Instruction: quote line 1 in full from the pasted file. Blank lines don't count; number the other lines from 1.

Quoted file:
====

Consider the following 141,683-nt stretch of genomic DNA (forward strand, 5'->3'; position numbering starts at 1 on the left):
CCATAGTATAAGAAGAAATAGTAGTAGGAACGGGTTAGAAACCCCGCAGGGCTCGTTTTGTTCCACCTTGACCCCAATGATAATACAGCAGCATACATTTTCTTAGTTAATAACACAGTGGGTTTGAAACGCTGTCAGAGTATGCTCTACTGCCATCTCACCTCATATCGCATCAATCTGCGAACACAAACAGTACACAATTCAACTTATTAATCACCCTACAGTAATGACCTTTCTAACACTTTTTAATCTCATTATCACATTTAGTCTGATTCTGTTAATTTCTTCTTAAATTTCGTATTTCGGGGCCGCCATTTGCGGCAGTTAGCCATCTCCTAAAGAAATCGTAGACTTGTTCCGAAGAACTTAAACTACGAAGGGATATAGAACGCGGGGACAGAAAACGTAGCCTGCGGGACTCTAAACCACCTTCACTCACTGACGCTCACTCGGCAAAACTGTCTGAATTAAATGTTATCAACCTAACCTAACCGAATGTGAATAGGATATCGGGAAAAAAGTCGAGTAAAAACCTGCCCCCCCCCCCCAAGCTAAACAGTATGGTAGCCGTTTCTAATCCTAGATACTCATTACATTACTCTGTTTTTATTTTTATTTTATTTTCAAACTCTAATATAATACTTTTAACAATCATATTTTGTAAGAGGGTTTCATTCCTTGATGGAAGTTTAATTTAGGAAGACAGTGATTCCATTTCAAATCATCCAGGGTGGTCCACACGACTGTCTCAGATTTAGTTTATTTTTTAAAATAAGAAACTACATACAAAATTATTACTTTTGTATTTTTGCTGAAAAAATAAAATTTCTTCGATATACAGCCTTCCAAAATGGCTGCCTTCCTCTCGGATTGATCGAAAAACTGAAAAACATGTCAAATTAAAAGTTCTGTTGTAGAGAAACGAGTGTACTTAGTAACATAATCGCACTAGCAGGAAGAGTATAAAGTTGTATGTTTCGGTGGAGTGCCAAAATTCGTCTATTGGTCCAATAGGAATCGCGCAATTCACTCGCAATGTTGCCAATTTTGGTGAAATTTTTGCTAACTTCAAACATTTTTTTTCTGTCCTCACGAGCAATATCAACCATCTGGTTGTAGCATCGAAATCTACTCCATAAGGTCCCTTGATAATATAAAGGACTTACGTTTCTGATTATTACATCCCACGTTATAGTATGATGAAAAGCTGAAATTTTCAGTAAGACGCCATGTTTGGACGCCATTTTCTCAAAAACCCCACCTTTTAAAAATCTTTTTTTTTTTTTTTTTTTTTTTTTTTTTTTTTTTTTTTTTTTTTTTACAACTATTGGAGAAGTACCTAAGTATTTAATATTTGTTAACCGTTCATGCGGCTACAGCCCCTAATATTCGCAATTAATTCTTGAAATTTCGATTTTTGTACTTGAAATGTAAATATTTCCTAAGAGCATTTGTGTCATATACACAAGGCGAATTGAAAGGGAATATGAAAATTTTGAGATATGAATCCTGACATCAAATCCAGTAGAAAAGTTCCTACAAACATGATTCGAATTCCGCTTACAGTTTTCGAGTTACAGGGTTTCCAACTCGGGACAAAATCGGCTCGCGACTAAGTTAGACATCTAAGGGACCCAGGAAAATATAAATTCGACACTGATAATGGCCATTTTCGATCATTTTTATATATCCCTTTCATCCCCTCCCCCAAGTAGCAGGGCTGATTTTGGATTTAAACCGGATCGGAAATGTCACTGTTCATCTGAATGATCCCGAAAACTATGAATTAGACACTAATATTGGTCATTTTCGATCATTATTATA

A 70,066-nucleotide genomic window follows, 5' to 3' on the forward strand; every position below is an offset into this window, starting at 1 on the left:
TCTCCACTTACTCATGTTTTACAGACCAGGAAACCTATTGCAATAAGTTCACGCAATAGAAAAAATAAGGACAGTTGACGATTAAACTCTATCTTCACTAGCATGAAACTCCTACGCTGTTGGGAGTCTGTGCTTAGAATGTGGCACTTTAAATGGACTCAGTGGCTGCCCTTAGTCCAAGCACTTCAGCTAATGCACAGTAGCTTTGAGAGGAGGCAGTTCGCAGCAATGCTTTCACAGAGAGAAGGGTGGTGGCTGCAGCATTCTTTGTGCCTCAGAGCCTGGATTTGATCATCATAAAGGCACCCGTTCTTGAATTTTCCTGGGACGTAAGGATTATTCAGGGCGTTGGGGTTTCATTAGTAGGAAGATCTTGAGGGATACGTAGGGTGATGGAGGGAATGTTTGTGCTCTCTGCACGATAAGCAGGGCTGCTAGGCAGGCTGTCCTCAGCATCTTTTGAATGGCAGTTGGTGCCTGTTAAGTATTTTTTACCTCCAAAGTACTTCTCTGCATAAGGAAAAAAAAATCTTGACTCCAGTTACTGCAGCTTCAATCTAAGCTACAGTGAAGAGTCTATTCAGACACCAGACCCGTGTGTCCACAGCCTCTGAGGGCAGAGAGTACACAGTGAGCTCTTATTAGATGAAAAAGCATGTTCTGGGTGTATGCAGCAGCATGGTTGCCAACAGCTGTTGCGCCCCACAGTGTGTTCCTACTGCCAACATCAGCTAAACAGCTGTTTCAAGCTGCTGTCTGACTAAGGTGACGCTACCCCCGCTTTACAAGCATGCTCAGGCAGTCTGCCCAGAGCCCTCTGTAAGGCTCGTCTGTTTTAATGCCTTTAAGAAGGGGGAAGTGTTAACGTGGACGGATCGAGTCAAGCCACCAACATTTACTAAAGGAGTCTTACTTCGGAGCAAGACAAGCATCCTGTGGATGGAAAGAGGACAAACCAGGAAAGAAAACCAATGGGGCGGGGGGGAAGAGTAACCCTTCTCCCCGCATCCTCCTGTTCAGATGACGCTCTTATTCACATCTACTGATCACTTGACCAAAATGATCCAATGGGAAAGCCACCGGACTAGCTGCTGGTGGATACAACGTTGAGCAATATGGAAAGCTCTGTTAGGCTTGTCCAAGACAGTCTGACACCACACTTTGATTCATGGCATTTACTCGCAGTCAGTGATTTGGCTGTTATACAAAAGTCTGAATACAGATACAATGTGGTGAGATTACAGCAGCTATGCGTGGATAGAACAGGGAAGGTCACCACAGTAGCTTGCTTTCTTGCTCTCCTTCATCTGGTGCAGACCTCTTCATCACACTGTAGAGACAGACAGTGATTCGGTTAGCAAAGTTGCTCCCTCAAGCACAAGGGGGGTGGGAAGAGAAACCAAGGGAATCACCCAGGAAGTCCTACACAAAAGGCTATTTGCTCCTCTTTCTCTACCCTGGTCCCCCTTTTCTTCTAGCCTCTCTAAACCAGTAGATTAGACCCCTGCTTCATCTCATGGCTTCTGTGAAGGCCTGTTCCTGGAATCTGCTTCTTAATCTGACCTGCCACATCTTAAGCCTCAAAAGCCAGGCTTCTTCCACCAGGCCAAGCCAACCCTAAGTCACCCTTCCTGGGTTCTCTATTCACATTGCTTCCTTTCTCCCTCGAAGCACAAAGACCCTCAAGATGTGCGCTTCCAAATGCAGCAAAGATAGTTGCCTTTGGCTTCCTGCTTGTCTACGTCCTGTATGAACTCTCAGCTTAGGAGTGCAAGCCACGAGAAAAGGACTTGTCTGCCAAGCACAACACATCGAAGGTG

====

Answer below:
Consider the following 141,683-nt stretch of genomic DNA (forward strand, 5'->3'; position numbering starts at 1 on the left):